I’ve written several blog posts recently, explaining how we’re helping our three kids — ages 9, 12, and 14 — get started with investing (Read Inevitable Wealth: Getting Kids Started With Investing). I explained our choice of investment strategies and mentioned that if they’re able to get their investment account to $3,000 by the time they’re 16, and if our chosen strategy continues generating the remarkable 17% average annual return that it’s generated since it was launched in 2003, they will have over $14 million by the time they’re 70. That’s about $3.7 million in today’s dollars. And that’s if they never added another penny to their accounts.
In essence, they could have their retirement largely handled before they even finish high school, freeing them to invest for other goals, such as buying a home or starting a business (although we need to be mindful of several potential mistakes that could be made along the way).
It’s an exciting thought, especially since so many adults are doing so poorly on the retirement savings front. According to its most recent findings in a long-running series of annual studies, the Employee Benefit Research Institute found that about half of all workers age 55 or older have less than $100,000 saved for retirement.
However, helping our kids fund their retirement at an early age isn’t the main point of all of this. It’s just one of the most dramatic examples of the power of getting kids headed in a productive financial direction an early age.
In the 20+ years I’ve been involved in stewardship ministry, I’ve been approached countless times by people seeking financial help—people you’d never suspect needed help. They’ve driven nice cars, worn nice clothes, and looked successful. That’s one of the most insidious things about money. What we see on the outside of a person’s life is often at odds with the truth.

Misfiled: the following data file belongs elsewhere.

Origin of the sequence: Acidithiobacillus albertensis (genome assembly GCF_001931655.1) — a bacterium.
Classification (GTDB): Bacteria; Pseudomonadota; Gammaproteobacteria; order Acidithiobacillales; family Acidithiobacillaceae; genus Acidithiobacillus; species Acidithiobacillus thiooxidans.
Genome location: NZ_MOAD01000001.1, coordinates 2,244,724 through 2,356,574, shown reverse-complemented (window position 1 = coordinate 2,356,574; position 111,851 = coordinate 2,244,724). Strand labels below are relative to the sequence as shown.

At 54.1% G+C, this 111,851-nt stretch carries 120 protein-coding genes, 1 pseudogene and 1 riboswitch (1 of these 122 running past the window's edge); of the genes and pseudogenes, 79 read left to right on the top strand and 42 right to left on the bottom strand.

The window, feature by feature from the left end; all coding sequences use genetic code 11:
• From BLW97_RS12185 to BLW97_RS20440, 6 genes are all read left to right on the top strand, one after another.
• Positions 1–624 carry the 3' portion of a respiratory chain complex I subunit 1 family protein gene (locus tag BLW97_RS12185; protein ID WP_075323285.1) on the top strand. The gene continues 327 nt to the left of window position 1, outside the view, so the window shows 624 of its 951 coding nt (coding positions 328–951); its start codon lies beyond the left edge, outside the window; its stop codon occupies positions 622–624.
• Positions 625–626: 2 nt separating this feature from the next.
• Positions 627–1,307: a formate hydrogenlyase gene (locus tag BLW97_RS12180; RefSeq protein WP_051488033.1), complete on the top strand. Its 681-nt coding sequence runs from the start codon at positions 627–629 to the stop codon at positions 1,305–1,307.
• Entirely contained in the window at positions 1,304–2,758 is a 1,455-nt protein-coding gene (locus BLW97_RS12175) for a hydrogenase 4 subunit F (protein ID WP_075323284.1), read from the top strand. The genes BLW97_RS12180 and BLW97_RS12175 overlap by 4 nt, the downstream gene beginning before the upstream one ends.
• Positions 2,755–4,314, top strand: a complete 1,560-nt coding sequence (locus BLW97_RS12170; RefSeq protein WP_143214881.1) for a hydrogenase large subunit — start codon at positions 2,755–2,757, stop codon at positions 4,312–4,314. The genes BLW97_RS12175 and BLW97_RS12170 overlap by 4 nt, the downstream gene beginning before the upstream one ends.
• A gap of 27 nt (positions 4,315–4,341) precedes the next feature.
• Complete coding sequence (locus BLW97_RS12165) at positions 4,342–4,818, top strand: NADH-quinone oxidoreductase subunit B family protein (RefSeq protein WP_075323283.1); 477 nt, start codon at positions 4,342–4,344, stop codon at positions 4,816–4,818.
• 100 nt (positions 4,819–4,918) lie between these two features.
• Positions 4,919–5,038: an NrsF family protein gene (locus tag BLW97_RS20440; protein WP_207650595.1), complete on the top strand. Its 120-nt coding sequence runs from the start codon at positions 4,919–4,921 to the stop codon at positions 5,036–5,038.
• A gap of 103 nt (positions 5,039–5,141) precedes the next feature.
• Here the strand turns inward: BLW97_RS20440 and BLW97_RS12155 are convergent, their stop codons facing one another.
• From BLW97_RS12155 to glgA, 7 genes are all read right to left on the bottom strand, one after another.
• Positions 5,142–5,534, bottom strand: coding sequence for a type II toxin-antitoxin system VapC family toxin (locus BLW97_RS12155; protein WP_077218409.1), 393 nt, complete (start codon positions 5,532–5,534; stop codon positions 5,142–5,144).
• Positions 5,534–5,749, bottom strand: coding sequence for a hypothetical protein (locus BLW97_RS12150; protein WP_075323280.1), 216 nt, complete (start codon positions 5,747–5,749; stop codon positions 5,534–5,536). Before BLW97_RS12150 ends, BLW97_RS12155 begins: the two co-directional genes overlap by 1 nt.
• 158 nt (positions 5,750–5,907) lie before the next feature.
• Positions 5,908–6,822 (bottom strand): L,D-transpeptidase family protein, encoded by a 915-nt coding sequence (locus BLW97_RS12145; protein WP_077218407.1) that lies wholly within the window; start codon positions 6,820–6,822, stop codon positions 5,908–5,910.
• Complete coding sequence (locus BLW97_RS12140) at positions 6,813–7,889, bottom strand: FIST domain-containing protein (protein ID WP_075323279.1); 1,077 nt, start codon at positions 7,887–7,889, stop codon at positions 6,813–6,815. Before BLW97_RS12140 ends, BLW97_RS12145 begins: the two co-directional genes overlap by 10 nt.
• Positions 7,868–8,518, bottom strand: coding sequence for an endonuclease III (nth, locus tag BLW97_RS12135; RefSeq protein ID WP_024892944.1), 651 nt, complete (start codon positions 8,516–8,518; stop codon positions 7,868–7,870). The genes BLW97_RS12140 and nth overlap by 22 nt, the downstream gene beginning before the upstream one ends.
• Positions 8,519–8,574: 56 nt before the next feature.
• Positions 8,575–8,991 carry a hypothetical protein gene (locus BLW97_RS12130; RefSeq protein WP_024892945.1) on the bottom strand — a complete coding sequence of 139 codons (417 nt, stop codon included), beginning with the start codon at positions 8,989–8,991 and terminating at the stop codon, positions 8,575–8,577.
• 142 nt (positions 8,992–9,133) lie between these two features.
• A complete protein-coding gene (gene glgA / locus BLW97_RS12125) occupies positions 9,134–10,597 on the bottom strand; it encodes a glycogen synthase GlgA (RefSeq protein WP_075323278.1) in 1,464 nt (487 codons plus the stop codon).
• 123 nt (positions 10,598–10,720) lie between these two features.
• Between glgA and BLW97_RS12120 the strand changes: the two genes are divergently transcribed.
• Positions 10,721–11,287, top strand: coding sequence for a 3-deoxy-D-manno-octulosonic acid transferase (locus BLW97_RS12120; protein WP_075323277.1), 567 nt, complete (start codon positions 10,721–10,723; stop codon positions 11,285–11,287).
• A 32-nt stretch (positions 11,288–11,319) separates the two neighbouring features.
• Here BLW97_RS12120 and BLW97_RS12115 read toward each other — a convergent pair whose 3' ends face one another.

I’ve worked with many people for whom money has been a source of much misery. Financial disagreements have left them with a sense of hopelessness in their marriages. Financial problems, usually related to debt, have left them depressed, fearful, and angry with God.
I realize this may sound woefully simplistic, but I can’t help thinking that if we did more to help kids get the money thing right, they would have a much better chance of living more impactful and satisfying lives. Instead of pulling people out of the rapids all day, what if we moved upstream and prevented more people from ending up in the swirling waters in the first place?
I focused on investing in my recent posts because it’s so easy to quantify the incredible impact of starting early. But think of the impact of helping young kids develop an appetite for generosity that only grew stronger as they got older. Think of the impact of helping young kids avoid getting tripped up by debt, learn to proactively manage their cash flow with a budget, and get really good at making smart spending decisions.
Think of the impact of helping young kids understand their biblical financial identity—that they’re stewards, or as I prefer, builders—and spending their lives living out of that identity instead of the consumer identity foisted on them by our culture.
I’m planning to write much more about all of this in the months and years ahead. For now, some good next steps if you’re a parent would be to read Mary Hunt’s book, Raising Financially Confident Kids, or to get a group of other parents together and go through Dave Briggs’ DVD-based program, Raising Financially Freed-Up Kids.
The norm in our culture is for kids to spend most of the money they receive, borrow heavily for college, move back home with their parents after college, and then spend much of their remaining years seeing money as a mystery—a puzzle they can never quite figure out.
But it doesn’t have to be that way. Just as compounding returns can turn a little bit of invested money into a lot of money over time, it can also turn a parent’s intentional teaching about our biblical financial identity, generosity, saving, spending, and all the rest into an incredible amount of meaning, joy, and impact.
Know any other parents who might benefit from this post? Why not send them a link, along with a suggestion to subscribe to this blog?